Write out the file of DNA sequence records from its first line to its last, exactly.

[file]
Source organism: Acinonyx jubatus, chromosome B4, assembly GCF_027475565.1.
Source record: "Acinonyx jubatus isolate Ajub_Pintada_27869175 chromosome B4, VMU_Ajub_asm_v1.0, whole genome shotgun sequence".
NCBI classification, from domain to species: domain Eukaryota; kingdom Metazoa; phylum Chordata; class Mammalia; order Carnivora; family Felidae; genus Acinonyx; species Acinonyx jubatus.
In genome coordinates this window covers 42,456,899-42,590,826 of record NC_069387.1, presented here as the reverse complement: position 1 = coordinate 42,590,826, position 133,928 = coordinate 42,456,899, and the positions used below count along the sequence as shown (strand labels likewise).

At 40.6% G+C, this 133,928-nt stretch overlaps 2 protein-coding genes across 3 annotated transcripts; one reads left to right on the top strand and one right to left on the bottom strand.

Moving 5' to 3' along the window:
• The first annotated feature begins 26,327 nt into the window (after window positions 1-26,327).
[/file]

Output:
Source organism: Acinonyx jubatus, chromosome B4, assembly GCF_027475565.1.
Source record: "Acinonyx jubatus isolate Ajub_Pintada_27869175 chromosome B4, VMU_Ajub_asm_v1.0, whole genome shotgun sequence".
NCBI classification, from domain to species: domain Eukaryota; kingdom Metazoa; phylum Chordata; class Mammalia; order Carnivora; family Felidae; genus Acinonyx; species Acinonyx jubatus.
In genome coordinates this window covers 42,456,899-42,590,826 of record NC_069387.1, presented here as the reverse complement: position 1 = coordinate 42,590,826, position 133,928 = coordinate 42,456,899, and the positions used below count along the sequence as shown (strand labels likewise).

At 40.6% G+C, this 133,928-nt stretch overlaps 2 protein-coding genes across 3 annotated transcripts; one reads left to right on the top strand and one right to left on the bottom strand.

Moving 5' to 3' along the window:
• The first annotated feature begins 26,327 nt into the window (after window positions 1-26,327).